Lucy Gellman Photos.
The warrior Popocatépetl holds Iztaccíhuatl in his arms, eyes locked on the viewer's. His legs bend gently at the knees, feet planted firmly on the ground. Cacti and wildflowers bloom at his ankles. In his hands, Iztaccíhuatl seems so small, her head falling back. Her black hair cascades past her shoulders toward a cluster of blood-red blooms. A volcano rises behind the two, bathed in moonlight.
The centuries-old legend comes to life from Sarahi Zacatelco, a Fair Haven artist who hopes to turn Grand Avenue into the city’s next public art corridor one storefront at a time. Earlier this month, she completed a small-scale mural at Cositas Deliciosas, a take out restaurant and juice shop that sits between Fillmore and Poplar Streets on Grand Avenue. The request came from co-owner Cecilia Serrano, who operates the shop with her husband Miguel Xicotencatl.
“There is so much art downtown,” Zacatelco said outside the Grand Avenue shop, as motorcycles buzzed by in Saturday afternoon sunshine. “I think they forget about this area. I’m not seeing representation from Latina artists in this city. My goal is to make more art in the neighborhood.”
Sarahi Zacatelco: Art is my life.
Zacatelco, who also helms the podcast Mujeres Del Siglo XXI, has been working to gain a foothold in the city’s public art scene on and off for years. Raised nearby on James Street, she grew up in the Fair Haven neighborhood when “there were no stores like these,” she said. She grew up loving art, nurtured by an Oaxacan grandfather who taught her how to draw on trips back to her mother's native Mexico. She was hooked by the time she was seven or eight years old.
While studying painting and the plastic arts in the Bronx and Spanish Harlem, she was inspired by the sheer volume of large-scale, public work she saw by and for Latinx artists. Growing up in Fair Haven, she knew there were artists in the community—they just weren’t tapped by the city for projects. After moving back to New Haven from New York during the pandemic, she wondered why so many of the city’s walls were conspicuously bare. Every time she saw a new work go up downtown, she could feel herself getting frustrated.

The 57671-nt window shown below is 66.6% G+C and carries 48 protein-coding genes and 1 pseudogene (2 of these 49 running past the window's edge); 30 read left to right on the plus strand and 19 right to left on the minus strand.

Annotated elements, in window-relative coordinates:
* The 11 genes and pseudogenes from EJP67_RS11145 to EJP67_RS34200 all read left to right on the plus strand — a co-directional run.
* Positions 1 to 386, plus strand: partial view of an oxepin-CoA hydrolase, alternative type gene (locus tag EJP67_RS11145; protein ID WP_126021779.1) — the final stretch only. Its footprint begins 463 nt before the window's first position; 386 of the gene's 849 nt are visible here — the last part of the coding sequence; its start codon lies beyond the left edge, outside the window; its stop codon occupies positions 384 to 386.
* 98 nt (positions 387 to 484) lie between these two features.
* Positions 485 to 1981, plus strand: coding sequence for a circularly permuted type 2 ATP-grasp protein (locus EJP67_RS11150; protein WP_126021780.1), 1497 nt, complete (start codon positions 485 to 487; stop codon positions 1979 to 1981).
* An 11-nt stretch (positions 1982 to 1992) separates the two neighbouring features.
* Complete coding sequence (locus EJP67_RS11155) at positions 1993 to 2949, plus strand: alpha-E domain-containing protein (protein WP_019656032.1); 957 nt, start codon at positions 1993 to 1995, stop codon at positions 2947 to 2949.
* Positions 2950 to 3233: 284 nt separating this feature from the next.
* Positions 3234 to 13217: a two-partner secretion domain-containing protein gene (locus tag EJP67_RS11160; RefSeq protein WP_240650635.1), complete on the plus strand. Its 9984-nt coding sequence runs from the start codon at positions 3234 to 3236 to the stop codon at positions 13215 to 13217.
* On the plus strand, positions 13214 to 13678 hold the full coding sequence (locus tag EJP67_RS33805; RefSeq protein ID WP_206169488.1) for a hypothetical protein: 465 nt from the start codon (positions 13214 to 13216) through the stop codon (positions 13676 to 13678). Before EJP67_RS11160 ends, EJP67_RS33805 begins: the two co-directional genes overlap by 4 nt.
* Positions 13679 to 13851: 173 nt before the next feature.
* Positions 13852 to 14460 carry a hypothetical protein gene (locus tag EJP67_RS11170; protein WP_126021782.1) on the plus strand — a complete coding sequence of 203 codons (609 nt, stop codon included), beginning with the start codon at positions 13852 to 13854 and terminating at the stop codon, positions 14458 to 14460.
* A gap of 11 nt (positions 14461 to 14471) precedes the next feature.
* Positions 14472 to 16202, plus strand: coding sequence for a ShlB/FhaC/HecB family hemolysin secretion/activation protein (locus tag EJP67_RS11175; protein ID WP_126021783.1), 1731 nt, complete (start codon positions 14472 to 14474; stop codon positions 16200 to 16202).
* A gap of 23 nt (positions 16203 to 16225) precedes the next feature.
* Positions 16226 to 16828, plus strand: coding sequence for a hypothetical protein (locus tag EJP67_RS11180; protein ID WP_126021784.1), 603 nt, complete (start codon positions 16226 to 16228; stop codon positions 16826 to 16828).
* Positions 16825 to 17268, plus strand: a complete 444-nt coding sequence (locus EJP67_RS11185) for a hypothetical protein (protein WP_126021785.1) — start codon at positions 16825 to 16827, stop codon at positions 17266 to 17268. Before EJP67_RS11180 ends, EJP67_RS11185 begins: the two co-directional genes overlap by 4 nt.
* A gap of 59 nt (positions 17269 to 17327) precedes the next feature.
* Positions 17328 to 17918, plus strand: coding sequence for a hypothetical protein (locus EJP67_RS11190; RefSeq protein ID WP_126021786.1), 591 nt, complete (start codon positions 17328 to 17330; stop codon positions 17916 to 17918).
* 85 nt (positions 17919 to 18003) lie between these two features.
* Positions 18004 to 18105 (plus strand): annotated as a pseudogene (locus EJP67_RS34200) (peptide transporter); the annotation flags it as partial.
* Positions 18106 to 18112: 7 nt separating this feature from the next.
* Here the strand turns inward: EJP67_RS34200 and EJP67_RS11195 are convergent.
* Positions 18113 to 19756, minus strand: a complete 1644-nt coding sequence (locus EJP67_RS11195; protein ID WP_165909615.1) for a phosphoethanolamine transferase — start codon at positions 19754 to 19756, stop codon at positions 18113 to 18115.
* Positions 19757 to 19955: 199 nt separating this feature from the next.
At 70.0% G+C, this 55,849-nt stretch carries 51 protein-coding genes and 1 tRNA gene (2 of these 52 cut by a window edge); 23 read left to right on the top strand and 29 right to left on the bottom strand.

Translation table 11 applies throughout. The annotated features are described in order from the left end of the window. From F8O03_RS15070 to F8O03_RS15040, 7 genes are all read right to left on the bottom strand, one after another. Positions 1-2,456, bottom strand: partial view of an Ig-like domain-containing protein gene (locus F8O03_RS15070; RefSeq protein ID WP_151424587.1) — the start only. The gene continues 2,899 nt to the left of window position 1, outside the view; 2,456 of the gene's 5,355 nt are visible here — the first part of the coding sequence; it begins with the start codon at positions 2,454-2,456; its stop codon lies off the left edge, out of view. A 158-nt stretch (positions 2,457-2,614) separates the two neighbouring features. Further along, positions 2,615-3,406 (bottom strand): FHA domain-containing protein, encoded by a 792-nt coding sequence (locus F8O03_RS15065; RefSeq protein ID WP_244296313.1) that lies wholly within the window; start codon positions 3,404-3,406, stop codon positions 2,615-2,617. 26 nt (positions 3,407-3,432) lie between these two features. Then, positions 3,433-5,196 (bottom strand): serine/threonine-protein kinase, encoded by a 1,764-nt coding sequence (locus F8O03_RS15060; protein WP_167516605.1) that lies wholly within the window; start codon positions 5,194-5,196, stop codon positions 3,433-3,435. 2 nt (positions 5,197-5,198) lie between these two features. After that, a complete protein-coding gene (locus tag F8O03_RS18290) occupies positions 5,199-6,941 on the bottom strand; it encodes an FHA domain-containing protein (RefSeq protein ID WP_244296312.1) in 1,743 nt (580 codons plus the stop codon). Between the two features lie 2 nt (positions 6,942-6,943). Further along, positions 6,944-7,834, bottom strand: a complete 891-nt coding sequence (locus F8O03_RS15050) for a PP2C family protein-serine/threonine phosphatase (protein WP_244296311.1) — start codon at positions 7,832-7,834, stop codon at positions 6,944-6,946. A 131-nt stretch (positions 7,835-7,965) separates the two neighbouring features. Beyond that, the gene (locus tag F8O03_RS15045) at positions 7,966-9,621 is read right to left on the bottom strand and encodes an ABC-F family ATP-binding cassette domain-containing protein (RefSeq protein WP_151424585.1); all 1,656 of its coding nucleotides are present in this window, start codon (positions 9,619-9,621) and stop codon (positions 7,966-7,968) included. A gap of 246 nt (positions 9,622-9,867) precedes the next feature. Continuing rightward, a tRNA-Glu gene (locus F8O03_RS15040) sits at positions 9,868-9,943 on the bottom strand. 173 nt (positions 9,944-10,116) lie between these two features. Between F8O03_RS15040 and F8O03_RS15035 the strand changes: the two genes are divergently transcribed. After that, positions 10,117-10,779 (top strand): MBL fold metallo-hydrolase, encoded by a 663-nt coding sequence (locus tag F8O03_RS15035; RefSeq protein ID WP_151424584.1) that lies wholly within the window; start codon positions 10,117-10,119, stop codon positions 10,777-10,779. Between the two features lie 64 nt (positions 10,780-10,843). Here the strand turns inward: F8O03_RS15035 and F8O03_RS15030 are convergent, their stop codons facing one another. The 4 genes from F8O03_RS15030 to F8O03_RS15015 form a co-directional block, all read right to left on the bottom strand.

“I think this neighborhood is getting better and better,” she said. In the stretch of Grand Avenue between the Mill and Quinnipiac Rivers, she sees a thriving and largely self-sufficient business district in need of bright, large-scale public art and murals that celebrate the neighborhood's kaleidoscopic community. Sweet, dough-scented bakeries sit shoulder-to-shoulder beside delis, beauty supply stores, barbershops, and markets where fresh papaya, calabaza squash and packets of dried hibiscus are often easy to find. Cositas Deliciosas is one of her favorite spots because of its fresh fruit smoothies.
Last year, she painted a series of benches on Grand Avenue and State Street, including one that sits near the school formerly known as Christopher Columbus Family Academy. She also designed a number of murals at Grand Beauty Supply last year, where Serrano discovered her artwork on a trip inside the store. The two connected earlier this year. Cositas already had one mural, by an artist who travelled back to Mexico before Serrano was able to ask for another. She envisioned more artwork on the walls.
Zacatelco said she chose the scene to pay homage to Mexican culture and storytelling. According to legend, Popocatépetl was a warrior under Iztaccíhuatl’s father during the Aztec Empire. Because the two were in love with each other, Iztaccíhuatl’s father promised Popocatépetl that the two could marry if he returned from battle unscathed. But during the warrior’s time away, a jealous suitor told Iztaccíhuatl that he had died in battle.
When she heard the news, Iztaccíhuatl was so stricken with grief that she died. Some retellings say she cried until her heart gave out; others describe what today might be understood as a hunger strike. After returning from battle to find her dead, Popocatépetl built her a tomb and vowed to watch over her. He never left the spot. The two now tower over the Valley of Mexico as volcanoes. Popocatépetl, whose bursts of smoke and ash mirror the warrior's undying love for his beloved, erupted last year.
“It’s like the Mexican Romeo and Juliet,” Zacatelco said.
When she was painting, she arrived at the shop at 6 a.m. each day and painted for a few hours, then headed to her own job at Tomatillo restaurant downtown. She finished the work, which now sits high behind glass cases of fruit and ice cream, in a week. In a phone call Monday afternoon, Serrano said she “feels happy with it.”
Despite the pandemic, Cositas has been busy. On a recent Saturday, a steady stream of masked customers came through the door, placing orders for cemita sandwiches, fruit salads, green and red tamales, and the shop’s signature mangonadas before spilling out on the sunny sidewalk to wait. Inside the shop, the mural stood watch over the whirr of blenders, intermittent ring of the phone and rise and fall of conversation behind the counter.
Zacatelco said that she hopes to install another work at one of the nearby delis over the summer. Going forward, she said that she also wants to see more support for artists from Fair Haven, particularly women.
“Art is my life,” she said. “I want people to call me for it. I want better support as a woman entrepreneur.”